The former Beta Theta Pi house manager was bound over for trial after the attorney general’s office filed charges a fourth time to address concerns of the judge who previously dismissed them.
Braxton Becker, a 22-year-old from Niskayuna, New York, is accused of intentionally deleting video from the fraternity’s basement after State College police began investigating the death of Timothy Piazza.
In his August ruling, District Judge Carmine Prestia Jr. dismissed the charges for a third time because he said the systems were known to have problems, some cameras were not working and the camera log indicated possible remote access by someone other than Becker.
“The evidence is insufficient to point directly to the defendant as having been the person who initiated any erasure of data,” Prestia said.
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The AG’s office then went to Speco Technologies expert Yolanda Herrera, who testified Wednesday about the DVR boxes and the surveillance system used in the fraternity.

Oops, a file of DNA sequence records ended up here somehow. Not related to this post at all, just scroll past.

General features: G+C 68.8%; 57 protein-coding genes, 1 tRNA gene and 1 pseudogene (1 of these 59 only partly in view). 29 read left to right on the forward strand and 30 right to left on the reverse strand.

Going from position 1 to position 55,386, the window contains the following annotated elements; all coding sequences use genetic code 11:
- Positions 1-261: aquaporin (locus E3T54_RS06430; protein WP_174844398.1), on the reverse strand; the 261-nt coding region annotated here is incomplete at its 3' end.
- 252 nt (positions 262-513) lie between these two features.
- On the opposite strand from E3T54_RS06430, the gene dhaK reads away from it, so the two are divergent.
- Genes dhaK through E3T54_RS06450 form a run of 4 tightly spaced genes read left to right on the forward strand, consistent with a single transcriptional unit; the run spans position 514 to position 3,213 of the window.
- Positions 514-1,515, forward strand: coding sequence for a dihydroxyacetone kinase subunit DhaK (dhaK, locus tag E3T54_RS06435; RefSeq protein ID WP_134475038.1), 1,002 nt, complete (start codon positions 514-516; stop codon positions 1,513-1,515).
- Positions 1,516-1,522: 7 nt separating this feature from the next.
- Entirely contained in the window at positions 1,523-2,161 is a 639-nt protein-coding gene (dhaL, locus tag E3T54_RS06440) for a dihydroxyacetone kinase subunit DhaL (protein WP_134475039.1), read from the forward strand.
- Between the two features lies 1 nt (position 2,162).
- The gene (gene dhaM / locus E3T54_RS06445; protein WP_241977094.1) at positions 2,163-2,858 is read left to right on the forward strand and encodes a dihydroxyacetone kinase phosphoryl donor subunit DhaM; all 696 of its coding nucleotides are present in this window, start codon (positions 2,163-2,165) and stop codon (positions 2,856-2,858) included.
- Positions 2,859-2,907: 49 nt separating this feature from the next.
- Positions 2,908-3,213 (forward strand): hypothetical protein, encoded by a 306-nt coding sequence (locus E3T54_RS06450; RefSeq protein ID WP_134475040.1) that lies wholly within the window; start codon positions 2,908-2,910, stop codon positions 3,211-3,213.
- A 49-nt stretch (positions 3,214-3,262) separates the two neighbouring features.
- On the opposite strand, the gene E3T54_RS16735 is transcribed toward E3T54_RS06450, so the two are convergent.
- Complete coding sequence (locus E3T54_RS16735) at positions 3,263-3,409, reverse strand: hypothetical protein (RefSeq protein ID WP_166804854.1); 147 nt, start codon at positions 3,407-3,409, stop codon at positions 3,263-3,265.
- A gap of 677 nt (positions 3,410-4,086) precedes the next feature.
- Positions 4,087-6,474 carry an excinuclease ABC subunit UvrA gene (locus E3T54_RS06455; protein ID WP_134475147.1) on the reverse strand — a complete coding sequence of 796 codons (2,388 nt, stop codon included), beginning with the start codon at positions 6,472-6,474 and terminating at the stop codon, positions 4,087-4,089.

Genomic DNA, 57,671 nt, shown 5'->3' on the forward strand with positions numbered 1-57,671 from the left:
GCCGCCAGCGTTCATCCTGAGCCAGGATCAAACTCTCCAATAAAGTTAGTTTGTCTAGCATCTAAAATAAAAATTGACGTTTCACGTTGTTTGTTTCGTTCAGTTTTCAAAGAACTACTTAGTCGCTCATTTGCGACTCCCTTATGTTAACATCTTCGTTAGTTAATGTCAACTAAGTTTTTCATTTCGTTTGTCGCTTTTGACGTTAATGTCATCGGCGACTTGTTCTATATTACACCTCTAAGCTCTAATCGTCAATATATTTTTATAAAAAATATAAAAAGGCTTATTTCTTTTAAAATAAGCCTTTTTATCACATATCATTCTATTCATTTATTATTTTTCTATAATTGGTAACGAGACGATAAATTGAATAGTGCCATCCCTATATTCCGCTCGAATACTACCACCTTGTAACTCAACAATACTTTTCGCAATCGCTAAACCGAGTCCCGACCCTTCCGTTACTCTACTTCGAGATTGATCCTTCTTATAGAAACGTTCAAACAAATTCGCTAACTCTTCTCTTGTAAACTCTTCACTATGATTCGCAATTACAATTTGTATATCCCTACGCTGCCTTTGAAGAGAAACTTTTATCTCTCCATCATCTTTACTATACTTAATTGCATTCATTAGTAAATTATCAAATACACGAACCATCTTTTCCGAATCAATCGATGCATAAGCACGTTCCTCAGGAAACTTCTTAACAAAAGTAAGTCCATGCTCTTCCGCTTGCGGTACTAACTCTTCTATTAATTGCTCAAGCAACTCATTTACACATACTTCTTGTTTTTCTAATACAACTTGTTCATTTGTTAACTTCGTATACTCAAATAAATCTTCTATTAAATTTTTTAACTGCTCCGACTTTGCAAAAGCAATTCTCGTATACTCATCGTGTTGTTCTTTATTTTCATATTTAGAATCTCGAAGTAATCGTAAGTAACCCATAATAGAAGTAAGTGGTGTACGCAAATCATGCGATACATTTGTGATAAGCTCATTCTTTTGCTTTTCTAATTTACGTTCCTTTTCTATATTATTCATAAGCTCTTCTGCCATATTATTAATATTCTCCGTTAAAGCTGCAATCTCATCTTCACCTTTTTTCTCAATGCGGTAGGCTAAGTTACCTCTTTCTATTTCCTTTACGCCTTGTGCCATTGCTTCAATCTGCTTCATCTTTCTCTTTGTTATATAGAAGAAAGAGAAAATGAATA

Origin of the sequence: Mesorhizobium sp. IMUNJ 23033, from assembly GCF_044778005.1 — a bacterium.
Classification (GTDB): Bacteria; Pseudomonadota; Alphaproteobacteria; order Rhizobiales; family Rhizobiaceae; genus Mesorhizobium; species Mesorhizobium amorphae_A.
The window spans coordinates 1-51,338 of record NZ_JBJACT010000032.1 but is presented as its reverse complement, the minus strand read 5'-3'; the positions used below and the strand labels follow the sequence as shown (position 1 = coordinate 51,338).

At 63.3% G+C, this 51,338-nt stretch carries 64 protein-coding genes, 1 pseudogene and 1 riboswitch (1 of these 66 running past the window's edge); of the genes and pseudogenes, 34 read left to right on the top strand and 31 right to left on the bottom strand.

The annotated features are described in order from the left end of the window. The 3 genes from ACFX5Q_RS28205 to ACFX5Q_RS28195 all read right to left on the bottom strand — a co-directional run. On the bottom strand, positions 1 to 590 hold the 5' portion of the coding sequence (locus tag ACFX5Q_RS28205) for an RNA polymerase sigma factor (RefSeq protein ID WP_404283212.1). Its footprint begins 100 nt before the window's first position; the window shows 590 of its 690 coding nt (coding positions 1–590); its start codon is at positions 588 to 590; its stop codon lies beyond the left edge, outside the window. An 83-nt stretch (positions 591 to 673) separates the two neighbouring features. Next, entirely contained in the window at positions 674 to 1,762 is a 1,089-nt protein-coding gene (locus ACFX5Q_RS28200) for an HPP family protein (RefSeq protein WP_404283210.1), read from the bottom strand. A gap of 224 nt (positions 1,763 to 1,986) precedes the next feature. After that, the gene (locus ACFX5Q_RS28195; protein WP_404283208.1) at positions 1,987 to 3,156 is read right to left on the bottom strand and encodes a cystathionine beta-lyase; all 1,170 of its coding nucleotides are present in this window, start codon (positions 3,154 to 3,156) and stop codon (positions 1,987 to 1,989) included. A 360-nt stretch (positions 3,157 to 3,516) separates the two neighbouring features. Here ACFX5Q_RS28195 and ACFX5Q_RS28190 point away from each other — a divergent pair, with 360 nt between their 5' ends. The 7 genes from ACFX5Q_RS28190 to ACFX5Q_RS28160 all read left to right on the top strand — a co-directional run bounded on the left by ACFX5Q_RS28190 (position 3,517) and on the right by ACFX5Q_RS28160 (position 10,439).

Herrera testified the changes to the DVR were made “in front of the unit” and could not have been done by anyone else. She also testified the log indicating the change could not have been caused by a malfunction or other technological interference.
Deputy Attorney General Megan Madaffari also asked Herrera about the “Clear All Data” entry on the log. Herrera testified the user would have received a prompt asking if they were sure they wanted to follow through with the deletion.
State College police detective David Scicchitano also testified Becker said, “I could see if I could erase last night” in a GroupMe message to his fellow fraternity brothers.
The testimony didn’t sway Becker’s attorney Karen Muir, who said, “Frankly, not much has changed. He is not the one that did the ‘delete all.’ ”
Madaffari disagreed and said the specific DVR box in question was operational and State College police took a picture of Becker in front of the machine at the exact time of the alleged deletion.
“The new evidence has answered my questions earlier,” Prestia said.
Becker was bound over for trial on one misdemeanor count of tampering with evidence, one misdemeanor count of obstructing law enforcement and one misdemeanor count of destroying evidence.
Despite the gag order initially issued by Judge Jonathan Grine, Piazza family attorney Tom Kline said Jim and Evelyn Piazza were pleased with the AG’s persistence and the “accumulation of incriminating evidence.”
Citing the gag order, Muir did not comment.